This CNN reporting is making the Internet rounds this morning:
Just four years ago, Donald Trump took a drastically different position on what is now his central issue: deporting undocumented immigrants in the United States….
Asked [by CNBC] about his views on immigrant labor, Trump said, "You know my views on it and I'm not necessarily, I think I'm probably down the middle on that also. Because I also understand how, as an example, you have people in this country for 20 years, they've done a great job, they've done wonderfully, they've gone to school, they've gotten good marks, they're productive — now we're supposed to send them out of the country, I don't believe in that.... I don't believe in a lot things that are being said."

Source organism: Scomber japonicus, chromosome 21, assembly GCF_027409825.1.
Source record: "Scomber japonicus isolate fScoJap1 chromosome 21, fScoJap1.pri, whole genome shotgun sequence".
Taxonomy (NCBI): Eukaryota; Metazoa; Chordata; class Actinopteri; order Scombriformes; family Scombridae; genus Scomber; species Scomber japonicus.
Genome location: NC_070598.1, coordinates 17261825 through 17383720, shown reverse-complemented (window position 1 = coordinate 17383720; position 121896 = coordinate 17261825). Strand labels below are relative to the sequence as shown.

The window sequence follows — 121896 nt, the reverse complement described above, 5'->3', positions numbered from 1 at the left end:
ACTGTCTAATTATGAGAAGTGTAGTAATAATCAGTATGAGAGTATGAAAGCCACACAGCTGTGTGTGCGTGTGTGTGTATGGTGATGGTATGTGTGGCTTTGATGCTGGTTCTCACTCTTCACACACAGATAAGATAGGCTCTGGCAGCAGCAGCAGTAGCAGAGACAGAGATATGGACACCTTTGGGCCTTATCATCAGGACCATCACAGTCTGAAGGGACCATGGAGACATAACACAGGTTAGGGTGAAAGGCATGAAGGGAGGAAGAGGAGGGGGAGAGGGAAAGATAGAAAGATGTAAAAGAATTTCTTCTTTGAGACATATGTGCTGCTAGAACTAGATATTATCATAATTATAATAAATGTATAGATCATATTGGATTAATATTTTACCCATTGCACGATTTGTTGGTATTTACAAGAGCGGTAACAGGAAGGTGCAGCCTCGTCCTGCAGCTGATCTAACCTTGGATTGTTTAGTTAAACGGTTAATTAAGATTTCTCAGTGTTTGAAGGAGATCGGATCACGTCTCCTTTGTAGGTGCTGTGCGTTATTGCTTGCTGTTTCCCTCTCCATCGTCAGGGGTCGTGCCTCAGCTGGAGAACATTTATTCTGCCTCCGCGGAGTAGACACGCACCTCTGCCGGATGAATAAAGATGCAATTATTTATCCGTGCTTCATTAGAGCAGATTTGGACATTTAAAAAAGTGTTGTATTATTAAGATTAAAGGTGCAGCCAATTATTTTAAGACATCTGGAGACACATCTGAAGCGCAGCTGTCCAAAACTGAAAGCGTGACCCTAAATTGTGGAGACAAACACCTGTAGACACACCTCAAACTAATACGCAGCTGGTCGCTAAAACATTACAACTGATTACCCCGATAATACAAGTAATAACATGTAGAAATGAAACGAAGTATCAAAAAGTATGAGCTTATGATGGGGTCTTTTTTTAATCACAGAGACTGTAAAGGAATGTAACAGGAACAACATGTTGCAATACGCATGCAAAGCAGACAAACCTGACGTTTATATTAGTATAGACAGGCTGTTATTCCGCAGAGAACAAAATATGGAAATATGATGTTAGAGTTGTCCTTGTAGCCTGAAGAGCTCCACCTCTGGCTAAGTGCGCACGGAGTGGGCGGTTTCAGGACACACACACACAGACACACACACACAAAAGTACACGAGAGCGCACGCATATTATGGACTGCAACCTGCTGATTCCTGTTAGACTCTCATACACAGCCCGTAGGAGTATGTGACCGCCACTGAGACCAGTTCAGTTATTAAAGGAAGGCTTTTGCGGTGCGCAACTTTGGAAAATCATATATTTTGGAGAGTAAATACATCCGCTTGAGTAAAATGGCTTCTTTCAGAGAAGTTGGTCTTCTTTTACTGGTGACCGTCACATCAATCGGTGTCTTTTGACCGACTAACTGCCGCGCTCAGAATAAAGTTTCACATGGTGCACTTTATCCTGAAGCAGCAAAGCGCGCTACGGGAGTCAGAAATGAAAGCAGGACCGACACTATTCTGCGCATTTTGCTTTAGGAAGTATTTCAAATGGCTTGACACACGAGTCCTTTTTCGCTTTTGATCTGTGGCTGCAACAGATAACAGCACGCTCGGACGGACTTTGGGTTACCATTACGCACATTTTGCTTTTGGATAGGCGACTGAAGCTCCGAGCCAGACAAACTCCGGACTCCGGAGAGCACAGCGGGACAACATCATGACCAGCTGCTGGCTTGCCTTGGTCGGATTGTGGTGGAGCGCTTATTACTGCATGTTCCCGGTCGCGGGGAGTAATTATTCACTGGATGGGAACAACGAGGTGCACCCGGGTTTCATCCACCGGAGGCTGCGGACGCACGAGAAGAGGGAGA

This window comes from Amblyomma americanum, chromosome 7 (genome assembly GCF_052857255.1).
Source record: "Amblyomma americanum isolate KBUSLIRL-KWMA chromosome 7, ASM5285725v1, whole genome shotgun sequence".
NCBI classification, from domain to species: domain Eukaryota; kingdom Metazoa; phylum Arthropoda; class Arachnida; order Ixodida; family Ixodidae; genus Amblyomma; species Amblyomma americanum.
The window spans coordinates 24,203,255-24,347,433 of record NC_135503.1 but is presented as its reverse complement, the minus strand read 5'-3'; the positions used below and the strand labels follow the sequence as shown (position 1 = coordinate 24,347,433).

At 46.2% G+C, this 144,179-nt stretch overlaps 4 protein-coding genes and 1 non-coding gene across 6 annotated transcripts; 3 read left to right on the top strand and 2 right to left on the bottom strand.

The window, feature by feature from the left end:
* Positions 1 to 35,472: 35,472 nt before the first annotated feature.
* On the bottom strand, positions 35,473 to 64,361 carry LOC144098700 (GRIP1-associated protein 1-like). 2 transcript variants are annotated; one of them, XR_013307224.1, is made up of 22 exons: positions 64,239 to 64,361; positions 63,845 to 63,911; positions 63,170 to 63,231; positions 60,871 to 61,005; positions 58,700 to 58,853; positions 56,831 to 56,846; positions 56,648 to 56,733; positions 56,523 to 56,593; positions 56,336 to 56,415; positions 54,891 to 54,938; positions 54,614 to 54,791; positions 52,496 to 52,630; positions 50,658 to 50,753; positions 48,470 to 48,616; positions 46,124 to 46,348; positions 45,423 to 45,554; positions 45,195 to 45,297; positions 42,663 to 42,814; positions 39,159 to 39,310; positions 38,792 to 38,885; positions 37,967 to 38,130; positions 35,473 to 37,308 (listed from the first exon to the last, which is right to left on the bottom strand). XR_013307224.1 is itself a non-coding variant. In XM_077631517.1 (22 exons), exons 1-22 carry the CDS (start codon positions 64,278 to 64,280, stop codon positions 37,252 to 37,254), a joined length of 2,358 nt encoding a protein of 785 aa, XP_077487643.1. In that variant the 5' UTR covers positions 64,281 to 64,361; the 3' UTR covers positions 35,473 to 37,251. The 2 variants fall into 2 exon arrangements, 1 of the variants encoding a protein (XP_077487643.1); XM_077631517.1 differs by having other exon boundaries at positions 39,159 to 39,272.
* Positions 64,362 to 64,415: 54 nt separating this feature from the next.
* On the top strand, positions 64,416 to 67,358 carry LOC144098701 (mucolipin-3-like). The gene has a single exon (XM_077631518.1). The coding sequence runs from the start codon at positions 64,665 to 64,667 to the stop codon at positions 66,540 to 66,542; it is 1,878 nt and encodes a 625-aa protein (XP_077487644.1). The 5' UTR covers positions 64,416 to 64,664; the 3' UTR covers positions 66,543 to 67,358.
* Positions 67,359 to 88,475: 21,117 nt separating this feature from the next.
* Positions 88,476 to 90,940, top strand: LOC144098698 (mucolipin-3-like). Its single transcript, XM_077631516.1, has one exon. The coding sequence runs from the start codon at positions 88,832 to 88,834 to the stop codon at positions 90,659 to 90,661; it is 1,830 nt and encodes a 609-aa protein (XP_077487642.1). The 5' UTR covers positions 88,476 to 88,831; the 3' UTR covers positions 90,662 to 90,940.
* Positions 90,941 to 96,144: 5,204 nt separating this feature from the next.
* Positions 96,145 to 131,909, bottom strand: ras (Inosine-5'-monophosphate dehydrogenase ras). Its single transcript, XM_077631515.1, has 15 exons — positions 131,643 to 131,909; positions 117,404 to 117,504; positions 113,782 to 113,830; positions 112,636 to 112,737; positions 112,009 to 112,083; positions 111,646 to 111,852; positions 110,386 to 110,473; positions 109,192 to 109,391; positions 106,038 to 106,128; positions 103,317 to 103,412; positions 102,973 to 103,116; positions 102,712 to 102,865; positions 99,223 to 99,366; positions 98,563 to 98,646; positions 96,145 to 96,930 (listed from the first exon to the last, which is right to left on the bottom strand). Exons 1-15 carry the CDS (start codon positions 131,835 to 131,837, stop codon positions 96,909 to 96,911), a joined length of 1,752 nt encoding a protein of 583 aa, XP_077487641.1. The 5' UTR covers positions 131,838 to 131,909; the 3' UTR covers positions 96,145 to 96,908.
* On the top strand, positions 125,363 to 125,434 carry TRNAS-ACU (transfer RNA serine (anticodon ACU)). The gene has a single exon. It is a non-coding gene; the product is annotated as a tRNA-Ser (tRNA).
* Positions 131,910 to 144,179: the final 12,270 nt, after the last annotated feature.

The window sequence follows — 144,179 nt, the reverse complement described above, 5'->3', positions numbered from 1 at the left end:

That final line characterizes the politician Trump in toto. He is the perfectly malleable man — a wholly unprincipled cipher who doesn't believe in a lot of things that are being said by him. The wholesale absence of principles is a common but not indispensable feature of the political demagogue, and here, Trump is more Joe McCarthy than Huey Long, who at least had some sympathy for the Everyman. For Trump, the Everyman is just another mark, for whom I too would have sympathy, if only he weren't so willfully blind to the bloody conspicuous con artistry of Donald Trump.